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Anyconnect NAM vs windows native client


Hi all,

I would like to get your expert opinion on anyconnect NAM vs windows native client

We are planning to deploy CISCO ISE with anyconnect NAM as the supplicant. Proposed method of authentication is EAP-FAST with both machine and user authentication. A custom ACL will be applied to each port after successful authentication.

However there is another option which seems to be much simpler than the above, which is to use the windows native supplicant. I understand that windows client does not have same features as anyconnect but following is what I am planning to configure.

• Use the windows client to authenticate only the machine using EAP-TLS
(Each windows machine has a certificate issued by internal CA)
• Offload the user authentication to the next generation firewall that we already have

Offloading user access control to firewall is much more secure as the switch is not a proper security device. Also, I notice that its much more easier to get the native client working than the anyconnect.
It may be due to native client and the OS understand each other well.

However one of my concerns is that CISCO strongly recommends to use the anyconnect client due its rich feature set and convenience in troubleshooting. But in our network, we dont really need the features like EAP-chaining, MACsec.

What are your thoughts on this?
I am interested to know about the native client behavior in production networks ?

17 Replies 17

@kaizen wrote:

...However I am wondering regarding ISE posture -  is the NAM module required for Posture? Also if I want to do 802.1x machine authentication for users connecting via anyconnect is it possible to be done with the windows native supplicant?

Here actually what I meant is if it is possible to do machine authentication (by checking membership of the AD domain) with the Posture module when connecting with Anyconnect VPN. Apparently at the moment it is not possible. I found a forum thread for a registry check but it seems not very secure. I suppose if a machine authentication is required Anyconnect vpn with certificate authentication is the right option.


IMO AnyConnect is the better option of the two. 

Disadvantage of AnyConnect NAM pushing out the software and maintaining the configuration.xml files is a big knowledge curve for the entire IT from SCCM admins to Service Desk. There can be extreme one off in random issues if AnyConnect was installed while Antivirus/malware services are running. However BP says to have AV/AM turned off. I typically have to make 2 registry edits to have RDP behave the same prior to AnyConnect. You cannot use the native windows network which is usually a common issues with users, but there is a 3rd registry edit you can do to hide this.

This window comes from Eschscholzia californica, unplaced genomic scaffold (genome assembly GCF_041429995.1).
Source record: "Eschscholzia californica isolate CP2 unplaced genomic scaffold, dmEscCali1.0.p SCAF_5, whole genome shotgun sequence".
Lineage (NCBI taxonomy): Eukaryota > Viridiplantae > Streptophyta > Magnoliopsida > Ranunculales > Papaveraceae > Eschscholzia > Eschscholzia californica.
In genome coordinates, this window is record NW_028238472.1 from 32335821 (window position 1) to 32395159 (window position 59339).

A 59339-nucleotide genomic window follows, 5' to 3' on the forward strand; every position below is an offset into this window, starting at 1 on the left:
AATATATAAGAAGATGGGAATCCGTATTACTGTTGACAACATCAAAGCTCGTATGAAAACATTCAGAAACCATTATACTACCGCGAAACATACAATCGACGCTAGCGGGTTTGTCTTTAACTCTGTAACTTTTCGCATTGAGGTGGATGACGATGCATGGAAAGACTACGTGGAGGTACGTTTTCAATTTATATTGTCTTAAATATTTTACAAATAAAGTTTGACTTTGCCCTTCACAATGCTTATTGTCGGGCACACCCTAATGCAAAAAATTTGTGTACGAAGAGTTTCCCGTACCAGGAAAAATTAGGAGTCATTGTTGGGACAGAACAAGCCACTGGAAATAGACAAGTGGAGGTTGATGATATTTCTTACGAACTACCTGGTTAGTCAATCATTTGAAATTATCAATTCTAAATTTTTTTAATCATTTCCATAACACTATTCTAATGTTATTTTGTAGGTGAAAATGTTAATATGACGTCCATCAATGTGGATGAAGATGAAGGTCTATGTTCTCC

Disadvantages of win10 native suppliant machine authentication does not provide the security requirements due to the fact it only happens when a user is not logged into the machine. Most users, more so for desktops, do not log off/restart their machines at the end of the day. For laptops when going from Wired to Wireless or vice versa Single Sign on does not work. Microsoft breaks this way more than cisco breaks AnyConnect. Also Microsoft introduces more vulnerabilities requiring patching than Cisco AC NAM which leads to the reason they break this more. No fault to Microsoft because they are dealing with an entire OS while Cisco AC NAM is just an application doing a specific job. There are more one off issues that arise due to certain models coupled with patches. You are limited to what authentication frameworks you can use. It requires you to configure the Wired and Wireless separately. 


Benefits of Windows 10 native supplicant are that it's easier to convince a customer to go this route. You do not have to install an application. Lastly users are more familiar with it. 


Benefits of AC NAM added security through the use of corporate wireless. You can configured both wired and wireless settings through one configuration.xml file. Eap chaining is the only true user and machine auth out there where machine auth happens every time. Single-sign on works perfectly from wired to wireless. You can control what format the username and hostname comes in as. With DART installed you have all the Shoot files you'll ever need to diagnose a problem. Though the use of configuration.xml files you maintain a change version.


Small AC NAM benefits are you can order all your wireless networks in terms of preference, you can update the settings without having to forget the network or fail a login. It displays your IP address on the NAM window which is great for service desk when working with a user. Lastly NAM has logs in its settings that are great for basic troubleshooting.  


You can automate the config.xml files distribution and anyconnect updates from the ASA. Also integrate windows radius server with the ASA to automate and link everything. 

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